With the lifetime costs of running a vehicle exceeding their purchase price, it makes sense that a company aiming to sell personal transportation would be willing to give away the means to charge you lots of money. Think cell phones, the fancy phone is free; you pay to use it by the minute. While this business model wouldn't make sense for gasoline powered cars - there's too many established outlets already selling gas, insurance, repairs etc - it could work for a whole new system of transportation, which is where Project Better Place comes in.
Ignore, if you will, their incredibly self-righteous name and focus instead on their mission: building the infrastructure necessary to make electric cars a viable means of personal transportation. By copying the way that phone companies construct a network of cell phone towers, Project Better Place hopes to establish a grid of charging stations across within a geographical area that would make continuous electric vehicle use within that area possible. As the company grows, the network will grow with it, eventually expanding across entire states, regions, and eventually, countries.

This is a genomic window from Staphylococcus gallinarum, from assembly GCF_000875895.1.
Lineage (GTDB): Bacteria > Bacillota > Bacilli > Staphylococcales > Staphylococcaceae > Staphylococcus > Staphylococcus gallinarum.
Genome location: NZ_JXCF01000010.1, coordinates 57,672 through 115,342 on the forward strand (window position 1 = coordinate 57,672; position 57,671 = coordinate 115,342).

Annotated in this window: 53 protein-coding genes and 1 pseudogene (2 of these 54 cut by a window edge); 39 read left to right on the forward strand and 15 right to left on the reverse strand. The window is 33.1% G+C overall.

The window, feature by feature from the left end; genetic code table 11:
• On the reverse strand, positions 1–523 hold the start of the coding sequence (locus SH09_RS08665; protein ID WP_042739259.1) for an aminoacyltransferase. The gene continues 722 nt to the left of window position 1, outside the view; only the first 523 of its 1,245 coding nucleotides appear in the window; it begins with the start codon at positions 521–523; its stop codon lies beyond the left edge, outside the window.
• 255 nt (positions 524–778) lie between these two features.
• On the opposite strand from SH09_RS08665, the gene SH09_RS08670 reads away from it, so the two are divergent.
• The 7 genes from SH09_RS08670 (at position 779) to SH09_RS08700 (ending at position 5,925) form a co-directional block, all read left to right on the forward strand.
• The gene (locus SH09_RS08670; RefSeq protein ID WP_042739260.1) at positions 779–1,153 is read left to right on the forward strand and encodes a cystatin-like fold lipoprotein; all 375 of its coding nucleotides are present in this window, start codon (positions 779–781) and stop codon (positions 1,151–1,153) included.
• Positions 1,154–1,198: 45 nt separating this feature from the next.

What you'll be paying for is the electricity to charge the vehicle, presumably suitably marked up to account for things like insurance, maintenance and the vehicle itself. By spreading these costs across monthly or pay-as-you-go bills, this system will hopefully be more accessible to more people than gasoline driven cars sold by the product, rather than the service, are today.
Project better place hopes to implement the first test fleet early next year, most likely in the form of taxis or similar commercial fleets that operate in small geographic area. They're aiming to have 100,000 cars on the road, around the world, by 2010. It looks like Israel could be the first country to adopt such a system, which we discussed here. Project Better Place [Via The Long Tail Blog]
Photo credit: frankh